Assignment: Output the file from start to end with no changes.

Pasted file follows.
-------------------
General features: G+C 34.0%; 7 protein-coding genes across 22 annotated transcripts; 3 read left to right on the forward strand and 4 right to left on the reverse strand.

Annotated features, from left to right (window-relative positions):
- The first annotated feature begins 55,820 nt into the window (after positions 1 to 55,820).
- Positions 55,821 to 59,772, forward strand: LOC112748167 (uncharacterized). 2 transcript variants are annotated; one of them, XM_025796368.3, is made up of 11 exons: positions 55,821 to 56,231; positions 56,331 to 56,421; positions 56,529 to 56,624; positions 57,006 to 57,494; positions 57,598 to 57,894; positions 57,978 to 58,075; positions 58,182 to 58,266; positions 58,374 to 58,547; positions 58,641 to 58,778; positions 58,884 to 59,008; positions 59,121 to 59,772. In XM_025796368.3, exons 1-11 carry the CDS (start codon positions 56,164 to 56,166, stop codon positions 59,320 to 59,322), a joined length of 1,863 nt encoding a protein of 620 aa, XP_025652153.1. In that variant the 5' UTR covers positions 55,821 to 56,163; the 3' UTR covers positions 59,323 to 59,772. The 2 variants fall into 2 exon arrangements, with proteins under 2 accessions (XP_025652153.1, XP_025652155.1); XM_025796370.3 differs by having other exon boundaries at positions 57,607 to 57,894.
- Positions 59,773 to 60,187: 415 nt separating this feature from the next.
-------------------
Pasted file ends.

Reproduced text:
General features: G+C 34.0%; 7 protein-coding genes across 22 annotated transcripts; 3 read left to right on the forward strand and 4 right to left on the reverse strand.

Annotated features, from left to right (window-relative positions):
- The first annotated feature begins 55,820 nt into the window (after positions 1 to 55,820).
- Positions 55,821 to 59,772, forward strand: LOC112748167 (uncharacterized). 2 transcript variants are annotated; one of them, XM_025796368.3, is made up of 11 exons: positions 55,821 to 56,231; positions 56,331 to 56,421; positions 56,529 to 56,624; positions 57,006 to 57,494; positions 57,598 to 57,894; positions 57,978 to 58,075; positions 58,182 to 58,266; positions 58,374 to 58,547; positions 58,641 to 58,778; positions 58,884 to 59,008; positions 59,121 to 59,772. In XM_025796368.3, exons 1-11 carry the CDS (start codon positions 56,164 to 56,166, stop codon positions 59,320 to 59,322), a joined length of 1,863 nt encoding a protein of 620 aa, XP_025652153.1. In that variant the 5' UTR covers positions 55,821 to 56,163; the 3' UTR covers positions 59,323 to 59,772. The 2 variants fall into 2 exon arrangements, with proteins under 2 accessions (XP_025652153.1, XP_025652155.1); XM_025796370.3 differs by having other exon boundaries at positions 57,607 to 57,894.
- Positions 59,773 to 60,187: 415 nt separating this feature from the next.